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Cheap worm bins

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If you’re a gardener you probably know how expensive it to buy fertilizer/compost/ anything for your garden nowadays. We all need to be more frugal in these inflationary times. Having a worm bin is a great way to use up food leftovers to create your own compost and worm tea. You can buy premade bins or make them with things you might have around your home. I’ve added some links with some good ideas.

Iowa worm composting

Cheap and easy worm bin

Worm bins


Or you can make them out of things you have at home. I was gifted these bins someone was going to throw out (see photos below). The gray ones have solid bottoms and the pink ones have holes. I dropped a pink bin into a grey one...the fit works so that worm tea can drain into the bottom bin. Add something porous to keep the worms from dropping through bit will allow the ‘tea’ to go through. I had weed block so I used that...some people use screening. I then add some food scraps...torn up paper....the worms...and some cardboard. Don’t forget to wet it down. And keep them in a fairly cool space. It will probably take a couple of months to get some good compost.

if you look at the pictures and see that the worms are actually nightcrawlers. Where did I get them? A couple of months ago my boss at the preschool I used to work at dropped containers of worms on each teacher’s desk and suggested that we do something with them as a science project. I didn’t have the heart to tell her that these were actually fishing worms. :grinning-smiley-044:  She was super excited to see compost happening... Mine were the only survivors... I set them up in a fish tank because that’s all I had to work with...we gave them shredded paper, t.p. rolls and some food scraps. If you look in the pictures you can see the very dark soil they created from that. Good science project....and I brought them home because the other teachers didn’t have a clue how to keep them alive. We’ll see how fast and how much more they will create in a bigger space.











Edited by dogmom4
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I’m pondering that question too.  I’m ready to introduce them to my beds but the reviews on Amazon aren’t too promising for the price. Still, red worms used for fishing, which do work, are over $4 a dozen individually..  How well do worms ship in 90° weather? 

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2 hours ago, Pioneer Woman said:

Thanks for all this info, Dogmom4. Do you know of a cheaper place to order worms from? The places I've seen seem awfully expensive to me.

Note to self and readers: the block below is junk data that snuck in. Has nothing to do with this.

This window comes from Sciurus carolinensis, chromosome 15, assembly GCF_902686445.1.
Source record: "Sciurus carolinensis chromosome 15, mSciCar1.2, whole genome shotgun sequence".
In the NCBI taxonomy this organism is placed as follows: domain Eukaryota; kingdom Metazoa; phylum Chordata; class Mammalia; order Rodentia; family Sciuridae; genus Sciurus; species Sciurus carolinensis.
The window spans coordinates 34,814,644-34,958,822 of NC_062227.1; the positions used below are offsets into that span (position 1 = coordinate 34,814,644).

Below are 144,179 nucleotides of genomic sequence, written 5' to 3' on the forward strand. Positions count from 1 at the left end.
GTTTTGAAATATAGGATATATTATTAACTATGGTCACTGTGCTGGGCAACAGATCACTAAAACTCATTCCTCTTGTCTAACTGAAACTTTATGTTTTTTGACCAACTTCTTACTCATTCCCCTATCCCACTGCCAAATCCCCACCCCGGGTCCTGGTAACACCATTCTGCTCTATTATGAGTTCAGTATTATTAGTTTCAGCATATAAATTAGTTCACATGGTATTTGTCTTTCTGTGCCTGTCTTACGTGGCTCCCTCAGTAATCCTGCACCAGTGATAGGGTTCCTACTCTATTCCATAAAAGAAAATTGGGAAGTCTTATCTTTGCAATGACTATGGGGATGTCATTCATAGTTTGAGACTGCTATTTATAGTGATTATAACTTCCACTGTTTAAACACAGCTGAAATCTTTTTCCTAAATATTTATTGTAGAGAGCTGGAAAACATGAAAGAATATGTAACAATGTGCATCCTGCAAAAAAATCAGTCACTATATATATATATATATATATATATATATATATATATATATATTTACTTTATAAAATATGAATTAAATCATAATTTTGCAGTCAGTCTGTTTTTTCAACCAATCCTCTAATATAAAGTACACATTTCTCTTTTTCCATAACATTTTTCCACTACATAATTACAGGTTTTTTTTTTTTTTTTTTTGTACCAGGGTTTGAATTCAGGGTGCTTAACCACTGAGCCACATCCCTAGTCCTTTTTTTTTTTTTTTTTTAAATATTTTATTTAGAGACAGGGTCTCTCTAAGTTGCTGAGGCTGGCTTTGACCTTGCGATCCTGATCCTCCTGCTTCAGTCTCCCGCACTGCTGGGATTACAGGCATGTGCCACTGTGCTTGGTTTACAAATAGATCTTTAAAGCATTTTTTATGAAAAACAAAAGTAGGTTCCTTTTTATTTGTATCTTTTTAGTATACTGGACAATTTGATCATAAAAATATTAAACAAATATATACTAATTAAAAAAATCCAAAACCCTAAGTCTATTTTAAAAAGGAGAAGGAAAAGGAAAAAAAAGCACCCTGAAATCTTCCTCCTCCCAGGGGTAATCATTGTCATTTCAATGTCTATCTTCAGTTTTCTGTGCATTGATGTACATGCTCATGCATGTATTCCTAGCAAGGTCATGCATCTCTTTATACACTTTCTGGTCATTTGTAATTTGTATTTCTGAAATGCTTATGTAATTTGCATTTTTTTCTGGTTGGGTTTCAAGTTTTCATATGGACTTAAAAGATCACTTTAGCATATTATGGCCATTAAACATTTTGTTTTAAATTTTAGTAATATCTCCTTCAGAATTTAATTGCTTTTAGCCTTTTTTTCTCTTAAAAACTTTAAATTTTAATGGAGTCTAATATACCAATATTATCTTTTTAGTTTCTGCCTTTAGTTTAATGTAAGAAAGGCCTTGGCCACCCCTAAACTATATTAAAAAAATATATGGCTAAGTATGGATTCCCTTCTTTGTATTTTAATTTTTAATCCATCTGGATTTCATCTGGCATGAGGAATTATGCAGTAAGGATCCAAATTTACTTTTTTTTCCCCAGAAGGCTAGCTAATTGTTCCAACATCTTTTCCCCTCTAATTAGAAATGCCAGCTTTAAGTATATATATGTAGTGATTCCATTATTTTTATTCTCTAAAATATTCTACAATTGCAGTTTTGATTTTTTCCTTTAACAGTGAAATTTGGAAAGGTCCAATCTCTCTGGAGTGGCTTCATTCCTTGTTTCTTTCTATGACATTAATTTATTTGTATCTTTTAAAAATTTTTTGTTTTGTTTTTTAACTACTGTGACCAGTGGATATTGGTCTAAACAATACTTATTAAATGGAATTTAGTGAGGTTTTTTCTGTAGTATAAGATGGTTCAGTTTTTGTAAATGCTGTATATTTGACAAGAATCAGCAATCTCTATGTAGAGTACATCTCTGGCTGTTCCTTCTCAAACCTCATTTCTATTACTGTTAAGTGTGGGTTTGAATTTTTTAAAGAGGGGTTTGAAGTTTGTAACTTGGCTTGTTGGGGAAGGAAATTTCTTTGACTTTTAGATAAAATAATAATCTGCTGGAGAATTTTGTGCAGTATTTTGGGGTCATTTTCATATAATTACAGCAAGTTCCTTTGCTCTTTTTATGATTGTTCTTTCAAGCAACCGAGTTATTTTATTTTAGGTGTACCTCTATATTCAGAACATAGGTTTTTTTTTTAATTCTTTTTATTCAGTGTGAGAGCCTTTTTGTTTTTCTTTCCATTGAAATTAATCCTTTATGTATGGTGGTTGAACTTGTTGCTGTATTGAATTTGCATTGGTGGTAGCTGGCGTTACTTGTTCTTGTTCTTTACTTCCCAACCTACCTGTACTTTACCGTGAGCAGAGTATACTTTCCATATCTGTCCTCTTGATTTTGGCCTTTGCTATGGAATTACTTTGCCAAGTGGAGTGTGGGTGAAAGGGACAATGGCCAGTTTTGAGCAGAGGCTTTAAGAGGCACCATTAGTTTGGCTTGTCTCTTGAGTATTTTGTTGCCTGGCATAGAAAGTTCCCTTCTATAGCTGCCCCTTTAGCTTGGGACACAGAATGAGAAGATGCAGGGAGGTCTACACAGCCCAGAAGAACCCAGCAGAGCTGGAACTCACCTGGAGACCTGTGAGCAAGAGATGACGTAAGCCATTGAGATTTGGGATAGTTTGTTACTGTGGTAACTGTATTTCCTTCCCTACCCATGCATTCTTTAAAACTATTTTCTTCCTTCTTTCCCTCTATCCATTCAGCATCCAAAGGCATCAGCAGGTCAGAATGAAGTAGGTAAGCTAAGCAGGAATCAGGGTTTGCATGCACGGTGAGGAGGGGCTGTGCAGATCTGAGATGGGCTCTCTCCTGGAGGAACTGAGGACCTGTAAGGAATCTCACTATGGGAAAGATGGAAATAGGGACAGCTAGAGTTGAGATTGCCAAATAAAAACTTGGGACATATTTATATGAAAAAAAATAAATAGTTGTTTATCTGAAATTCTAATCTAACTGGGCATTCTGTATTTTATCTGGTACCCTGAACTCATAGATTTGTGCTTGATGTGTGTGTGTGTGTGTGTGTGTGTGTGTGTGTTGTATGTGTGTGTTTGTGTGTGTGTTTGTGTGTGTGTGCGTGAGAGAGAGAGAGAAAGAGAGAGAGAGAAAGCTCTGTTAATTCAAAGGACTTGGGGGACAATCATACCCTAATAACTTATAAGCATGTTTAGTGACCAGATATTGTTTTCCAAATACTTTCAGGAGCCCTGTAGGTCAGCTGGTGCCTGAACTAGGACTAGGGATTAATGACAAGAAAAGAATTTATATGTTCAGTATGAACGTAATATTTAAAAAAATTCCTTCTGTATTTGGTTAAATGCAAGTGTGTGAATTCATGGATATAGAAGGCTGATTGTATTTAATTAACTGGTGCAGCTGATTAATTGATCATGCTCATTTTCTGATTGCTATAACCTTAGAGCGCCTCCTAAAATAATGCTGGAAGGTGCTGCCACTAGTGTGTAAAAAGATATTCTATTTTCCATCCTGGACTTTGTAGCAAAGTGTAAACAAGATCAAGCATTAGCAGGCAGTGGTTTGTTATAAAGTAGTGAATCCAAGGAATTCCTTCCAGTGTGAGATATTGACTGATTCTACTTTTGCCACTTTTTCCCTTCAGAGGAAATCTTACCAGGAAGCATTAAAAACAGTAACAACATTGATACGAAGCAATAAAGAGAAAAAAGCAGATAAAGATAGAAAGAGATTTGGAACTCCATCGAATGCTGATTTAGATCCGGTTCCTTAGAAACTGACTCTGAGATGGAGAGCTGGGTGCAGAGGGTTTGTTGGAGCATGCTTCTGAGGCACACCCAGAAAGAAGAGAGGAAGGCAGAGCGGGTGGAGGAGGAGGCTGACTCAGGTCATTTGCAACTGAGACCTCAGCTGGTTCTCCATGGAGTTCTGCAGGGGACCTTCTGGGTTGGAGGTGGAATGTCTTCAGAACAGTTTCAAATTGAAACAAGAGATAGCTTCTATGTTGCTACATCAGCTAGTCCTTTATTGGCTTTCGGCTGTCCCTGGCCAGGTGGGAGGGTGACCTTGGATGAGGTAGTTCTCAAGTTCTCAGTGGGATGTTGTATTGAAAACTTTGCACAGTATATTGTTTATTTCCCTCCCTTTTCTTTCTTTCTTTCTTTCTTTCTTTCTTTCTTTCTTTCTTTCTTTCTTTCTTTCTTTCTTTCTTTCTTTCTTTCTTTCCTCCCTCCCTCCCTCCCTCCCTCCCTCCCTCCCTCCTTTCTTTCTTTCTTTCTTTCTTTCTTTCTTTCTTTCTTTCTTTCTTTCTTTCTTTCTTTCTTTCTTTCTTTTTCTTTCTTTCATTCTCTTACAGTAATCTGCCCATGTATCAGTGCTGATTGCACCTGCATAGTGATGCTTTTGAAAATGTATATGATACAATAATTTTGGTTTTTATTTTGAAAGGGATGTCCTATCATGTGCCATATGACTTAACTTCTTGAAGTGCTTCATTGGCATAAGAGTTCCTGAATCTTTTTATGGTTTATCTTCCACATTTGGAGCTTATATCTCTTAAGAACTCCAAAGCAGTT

Check out the cost of redworms in the fishing/bait dept of your local Walmart. :thumbs:

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Ok...wow...I just was checking prices for worms online. Prices are crazy. I found one place that has a good rep where  you can get 100 worms for 24.99...that’s still a lot. But, they do reproduce and eventually you’ll have more. To be honest, if I was you I would dig worms out of my own yard…and if you don’t have access to a yard ask a friend. Put the word out there that you’re looking for compost worms… Someone might be willing to give you a handful. Goodness gracious… For these prices I should come up with a side hustle and sell worms...:grinning-smiley-044: 


Uncle Jim’s Worm Farm

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There is a difference between red composting worms and earth worms.  The earth worms you dig from your yard will go deeper into the soil and not compost nor reproduce nearly as well as red composting worms which stay closer to the surface.  It depends on what your goal is with the worms.  If your goal is the compost and worm ‘tea’ then red worms are best.  Earth worms will do that but are better for fishing or deep aeration.  

I’ve checked on live red worms at our local Walmarts and none of them carry them and even online I found not available or sold out notices. Now why would they be sold out?  More people fishing than usual? Too hot to ship perhaps?  Strange. 

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Posted (edited)

They’ve been sold out in my area for a couple of months. I think more people than usual are gardening/trying their hand at composting. I know it’s like that in my area. Live ladybugs were also impossible to find in the spring. 

I know there is a difference between red wrigglers and earthworms...but in a situation where you’re not able to find the red worms...it could be a think outside of the box situation to use earthworms. I had a fellow gardener tell me the night crawlers I have wouldn’t work to show my students how composting works..he said they were only good for bait and were notorious for escaping. A lot of articles said the same thing. But I found a couple that said they had used them. So I put a lid on the aquarium I had and we ended up with some very dense compost (see the picture). Now I have them in a much larger container so we’ll see how they do. 


Edited by dogmom4
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That looks wonderful.  If I can’t find red ones I’m going to dig some earth worms.  We have tons of them here.  :sSig_thankyou:

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